THE number of companies going out of business fell by almost a quarter in January, providing another sign that the economy has stabilised.
Figures from InsolvencyJournal.ie, a website run by accountants Kavanagh Fennell, show there were 107 business failures during the first month of the year. That is 22pc lower than the 137 companies that went under in January last year.
The latest figures mean that in the three months from the start of November, corporate insolvencies fell 14pc when compared with the same quarter a year ago.
Kavanagh Fennell’s David Van Dessel said the numbers pointed to an overall contraction in the failure rate.
“We would expect to see a reduction in the overall level of corporate insolvencies in 2013 compared to 2012,” he said. “We also envisage heightened examinership activity as a recovery model compared to liquidations, which will allow more companies to restructure and continue trading.”
Despite the overall fall in insolvencies, the firm warned that there were still problems in industry.
“The high level of retail insolvencies in January does raise concern for the sector,” said Mr Van Dessel.
“Despite strong trading in December, troubled retailers were mopping up what they could prior to year-end in advance of what were likely to be pre-planned closures.”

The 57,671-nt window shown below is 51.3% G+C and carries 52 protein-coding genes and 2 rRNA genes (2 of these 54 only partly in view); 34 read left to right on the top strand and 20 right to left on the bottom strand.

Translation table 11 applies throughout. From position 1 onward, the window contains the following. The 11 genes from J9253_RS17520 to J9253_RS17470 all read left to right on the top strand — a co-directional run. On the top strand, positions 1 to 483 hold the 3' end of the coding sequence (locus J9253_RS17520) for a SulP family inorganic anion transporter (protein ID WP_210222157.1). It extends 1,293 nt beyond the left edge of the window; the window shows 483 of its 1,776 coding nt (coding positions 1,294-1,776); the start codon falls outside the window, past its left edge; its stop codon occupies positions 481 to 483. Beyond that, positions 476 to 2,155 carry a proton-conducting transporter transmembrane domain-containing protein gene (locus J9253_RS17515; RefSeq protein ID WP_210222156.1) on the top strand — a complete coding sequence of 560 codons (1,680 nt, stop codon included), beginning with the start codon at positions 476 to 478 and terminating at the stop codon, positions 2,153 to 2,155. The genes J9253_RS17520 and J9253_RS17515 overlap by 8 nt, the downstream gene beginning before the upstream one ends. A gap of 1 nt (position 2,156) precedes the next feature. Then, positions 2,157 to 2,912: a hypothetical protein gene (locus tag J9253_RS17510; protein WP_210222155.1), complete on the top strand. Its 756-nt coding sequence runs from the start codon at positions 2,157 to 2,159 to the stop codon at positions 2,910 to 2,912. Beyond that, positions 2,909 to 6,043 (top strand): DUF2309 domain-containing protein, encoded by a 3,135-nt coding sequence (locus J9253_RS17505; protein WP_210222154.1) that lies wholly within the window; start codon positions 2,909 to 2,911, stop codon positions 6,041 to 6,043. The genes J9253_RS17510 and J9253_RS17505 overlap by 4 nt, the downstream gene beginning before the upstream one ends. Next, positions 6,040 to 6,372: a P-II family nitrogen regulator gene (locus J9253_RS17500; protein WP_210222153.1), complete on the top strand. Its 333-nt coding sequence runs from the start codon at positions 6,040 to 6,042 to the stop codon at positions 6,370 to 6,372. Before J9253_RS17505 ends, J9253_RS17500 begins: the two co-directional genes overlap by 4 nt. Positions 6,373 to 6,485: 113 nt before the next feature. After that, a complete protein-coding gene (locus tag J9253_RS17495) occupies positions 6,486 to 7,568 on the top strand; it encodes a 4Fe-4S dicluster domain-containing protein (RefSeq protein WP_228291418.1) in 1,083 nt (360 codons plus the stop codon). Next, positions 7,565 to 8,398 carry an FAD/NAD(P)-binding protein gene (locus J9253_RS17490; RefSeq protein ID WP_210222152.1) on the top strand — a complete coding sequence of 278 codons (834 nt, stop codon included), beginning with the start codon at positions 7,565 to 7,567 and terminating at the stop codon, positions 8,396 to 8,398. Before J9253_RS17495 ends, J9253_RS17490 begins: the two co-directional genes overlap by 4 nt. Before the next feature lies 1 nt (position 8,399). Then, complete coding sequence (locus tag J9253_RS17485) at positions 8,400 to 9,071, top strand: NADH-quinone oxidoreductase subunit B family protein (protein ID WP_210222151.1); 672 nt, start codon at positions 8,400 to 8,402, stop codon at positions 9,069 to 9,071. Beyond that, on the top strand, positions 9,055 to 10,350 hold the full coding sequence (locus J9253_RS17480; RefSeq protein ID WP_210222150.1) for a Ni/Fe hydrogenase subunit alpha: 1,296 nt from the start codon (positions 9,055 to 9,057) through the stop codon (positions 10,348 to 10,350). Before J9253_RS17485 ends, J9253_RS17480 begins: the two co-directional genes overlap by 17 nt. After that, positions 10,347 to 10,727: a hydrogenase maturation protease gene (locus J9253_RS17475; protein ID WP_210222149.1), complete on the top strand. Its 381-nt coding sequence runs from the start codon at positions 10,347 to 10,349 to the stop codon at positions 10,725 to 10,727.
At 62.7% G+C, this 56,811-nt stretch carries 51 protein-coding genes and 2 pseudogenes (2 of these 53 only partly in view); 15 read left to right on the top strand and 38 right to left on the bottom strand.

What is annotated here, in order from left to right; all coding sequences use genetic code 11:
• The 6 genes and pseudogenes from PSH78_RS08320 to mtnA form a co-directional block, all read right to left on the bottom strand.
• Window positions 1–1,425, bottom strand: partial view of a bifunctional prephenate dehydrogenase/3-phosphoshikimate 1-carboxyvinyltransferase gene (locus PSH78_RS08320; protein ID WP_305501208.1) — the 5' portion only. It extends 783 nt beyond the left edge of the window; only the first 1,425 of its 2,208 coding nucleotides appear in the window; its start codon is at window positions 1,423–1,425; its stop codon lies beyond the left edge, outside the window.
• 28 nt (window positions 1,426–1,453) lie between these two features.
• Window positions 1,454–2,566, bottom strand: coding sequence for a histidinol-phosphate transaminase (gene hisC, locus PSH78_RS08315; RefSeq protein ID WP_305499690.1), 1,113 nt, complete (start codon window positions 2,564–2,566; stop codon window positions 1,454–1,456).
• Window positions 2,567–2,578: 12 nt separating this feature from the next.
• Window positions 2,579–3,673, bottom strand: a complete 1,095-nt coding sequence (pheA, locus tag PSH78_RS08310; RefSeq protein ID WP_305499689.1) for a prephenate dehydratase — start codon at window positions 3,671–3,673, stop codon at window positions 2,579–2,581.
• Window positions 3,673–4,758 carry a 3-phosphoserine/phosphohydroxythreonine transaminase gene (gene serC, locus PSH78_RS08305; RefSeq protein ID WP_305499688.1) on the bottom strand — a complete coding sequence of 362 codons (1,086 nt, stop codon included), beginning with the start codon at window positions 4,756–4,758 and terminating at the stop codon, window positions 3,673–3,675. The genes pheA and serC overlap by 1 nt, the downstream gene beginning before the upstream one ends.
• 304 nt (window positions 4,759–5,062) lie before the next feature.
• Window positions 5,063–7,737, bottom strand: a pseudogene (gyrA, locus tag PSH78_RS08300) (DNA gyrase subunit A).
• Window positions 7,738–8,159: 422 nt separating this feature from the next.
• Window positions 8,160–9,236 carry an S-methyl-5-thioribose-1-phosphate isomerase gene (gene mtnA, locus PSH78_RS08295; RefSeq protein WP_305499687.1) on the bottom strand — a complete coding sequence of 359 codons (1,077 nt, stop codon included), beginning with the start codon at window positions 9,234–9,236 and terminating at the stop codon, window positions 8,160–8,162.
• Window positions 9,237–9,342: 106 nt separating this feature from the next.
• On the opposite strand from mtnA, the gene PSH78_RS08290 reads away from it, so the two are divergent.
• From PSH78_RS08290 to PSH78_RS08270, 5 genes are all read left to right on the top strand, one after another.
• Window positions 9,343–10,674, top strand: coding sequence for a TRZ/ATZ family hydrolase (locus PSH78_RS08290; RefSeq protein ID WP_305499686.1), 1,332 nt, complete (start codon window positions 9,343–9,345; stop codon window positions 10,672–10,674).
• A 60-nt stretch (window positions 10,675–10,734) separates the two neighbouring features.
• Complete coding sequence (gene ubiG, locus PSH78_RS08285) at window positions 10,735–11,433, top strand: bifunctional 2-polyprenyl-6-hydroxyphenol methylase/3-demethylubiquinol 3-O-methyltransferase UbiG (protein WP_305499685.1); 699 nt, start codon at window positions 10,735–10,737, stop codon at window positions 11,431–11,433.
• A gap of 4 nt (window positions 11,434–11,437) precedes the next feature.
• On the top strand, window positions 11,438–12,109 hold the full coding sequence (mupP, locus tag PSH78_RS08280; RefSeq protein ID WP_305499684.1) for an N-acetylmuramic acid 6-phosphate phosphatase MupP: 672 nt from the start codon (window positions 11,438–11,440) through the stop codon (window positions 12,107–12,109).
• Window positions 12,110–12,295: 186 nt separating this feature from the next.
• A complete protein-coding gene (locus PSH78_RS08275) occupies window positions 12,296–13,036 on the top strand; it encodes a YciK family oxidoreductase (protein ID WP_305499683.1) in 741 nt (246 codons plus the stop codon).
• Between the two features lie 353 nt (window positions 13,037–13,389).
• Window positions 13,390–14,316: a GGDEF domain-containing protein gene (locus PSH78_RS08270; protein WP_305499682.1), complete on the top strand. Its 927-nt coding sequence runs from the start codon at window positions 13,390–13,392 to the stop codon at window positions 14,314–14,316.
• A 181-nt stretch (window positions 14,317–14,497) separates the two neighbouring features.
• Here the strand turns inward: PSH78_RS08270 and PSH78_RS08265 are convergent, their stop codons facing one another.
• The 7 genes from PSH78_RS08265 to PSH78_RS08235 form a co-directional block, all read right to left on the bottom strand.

Total retail sales have fallen by 25pc since the start of the recession.
January saw a rash of closures in retail, with HMV going into receivership, while clothing chain Pamela Scott went into examinership.
More companies are expected to go into examinership this year as changes to the law make it easier for small firms to apply for examinership and so keep on trading.
For now, though, liquidations continue to dominate, accounting for 80pc of total insolvencies in January.
There were only 19 receiverships during the month, down 58pc year on year.
The January data compares favourably with 2012, when insolvency levels rose 3pc overall. Despite the topline growth, insolvencies in the hospitality, retail and construction sectors fell back during the year, while examinership became ever more popular, with cases rising by two thirds.
– Peter Flanagan